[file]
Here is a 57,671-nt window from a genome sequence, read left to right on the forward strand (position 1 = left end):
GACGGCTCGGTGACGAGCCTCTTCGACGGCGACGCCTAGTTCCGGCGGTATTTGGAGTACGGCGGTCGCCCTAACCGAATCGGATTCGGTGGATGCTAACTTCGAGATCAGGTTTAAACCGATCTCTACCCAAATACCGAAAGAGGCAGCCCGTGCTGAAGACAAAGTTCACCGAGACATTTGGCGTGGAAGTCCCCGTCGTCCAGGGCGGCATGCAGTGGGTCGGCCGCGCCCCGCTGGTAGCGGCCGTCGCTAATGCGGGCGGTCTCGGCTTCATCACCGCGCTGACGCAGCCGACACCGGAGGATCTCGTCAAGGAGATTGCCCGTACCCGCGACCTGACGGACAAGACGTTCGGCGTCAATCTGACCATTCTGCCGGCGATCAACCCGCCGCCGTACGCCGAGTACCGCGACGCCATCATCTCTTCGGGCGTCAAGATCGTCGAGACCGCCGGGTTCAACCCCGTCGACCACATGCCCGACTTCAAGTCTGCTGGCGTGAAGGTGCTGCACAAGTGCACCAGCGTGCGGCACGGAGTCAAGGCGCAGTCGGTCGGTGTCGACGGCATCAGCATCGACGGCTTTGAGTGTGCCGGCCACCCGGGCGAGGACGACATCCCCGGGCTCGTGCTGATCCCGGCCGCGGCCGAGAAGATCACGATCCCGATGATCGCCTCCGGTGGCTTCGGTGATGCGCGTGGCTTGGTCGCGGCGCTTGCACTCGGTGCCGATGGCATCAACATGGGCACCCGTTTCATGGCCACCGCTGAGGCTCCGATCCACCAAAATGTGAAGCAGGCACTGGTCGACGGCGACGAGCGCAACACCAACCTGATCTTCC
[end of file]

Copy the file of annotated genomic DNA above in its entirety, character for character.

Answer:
Here is a 57,671-nt window from a genome sequence, read left to right on the forward strand (position 1 = left end):
GACGGCTCGGTGACGAGCCTCTTCGACGGCGACGCCTAGTTCCGGCGGTATTTGGAGTACGGCGGTCGCCCTAACCGAATCGGATTCGGTGGATGCTAACTTCGAGATCAGGTTTAAACCGATCTCTACCCAAATACCGAAAGAGGCAGCCCGTGCTGAAGACAAAGTTCACCGAGACATTTGGCGTGGAAGTCCCCGTCGTCCAGGGCGGCATGCAGTGGGTCGGCCGCGCCCCGCTGGTAGCGGCCGTCGCTAATGCGGGCGGTCTCGGCTTCATCACCGCGCTGACGCAGCCGACACCGGAGGATCTCGTCAAGGAGATTGCCCGTACCCGCGACCTGACGGACAAGACGTTCGGCGTCAATCTGACCATTCTGCCGGCGATCAACCCGCCGCCGTACGCCGAGTACCGCGACGCCATCATCTCTTCGGGCGTCAAGATCGTCGAGACCGCCGGGTTCAACCCCGTCGACCACATGCCCGACTTCAAGTCTGCTGGCGTGAAGGTGCTGCACAAGTGCACCAGCGTGCGGCACGGAGTCAAGGCGCAGTCGGTCGGTGTCGACGGCATCAGCATCGACGGCTTTGAGTGTGCCGGCCACCCGGGCGAGGACGACATCCCCGGGCTCGTGCTGATCCCGGCCGCGGCCGAGAAGATCACGATCCCGATGATCGCCTCCGGTGGCTTCGGTGATGCGCGTGGCTTGGTCGCGGCGCTTGCACTCGGTGCCGATGGCATCAACATGGGCACCCGTTTCATGGCCACCGCTGAGGCTCCGATCCACCAAAATGTGAAGCAGGCACTGGTCGACGGCGACGAGCGCAACACCAACCTGATCTTCC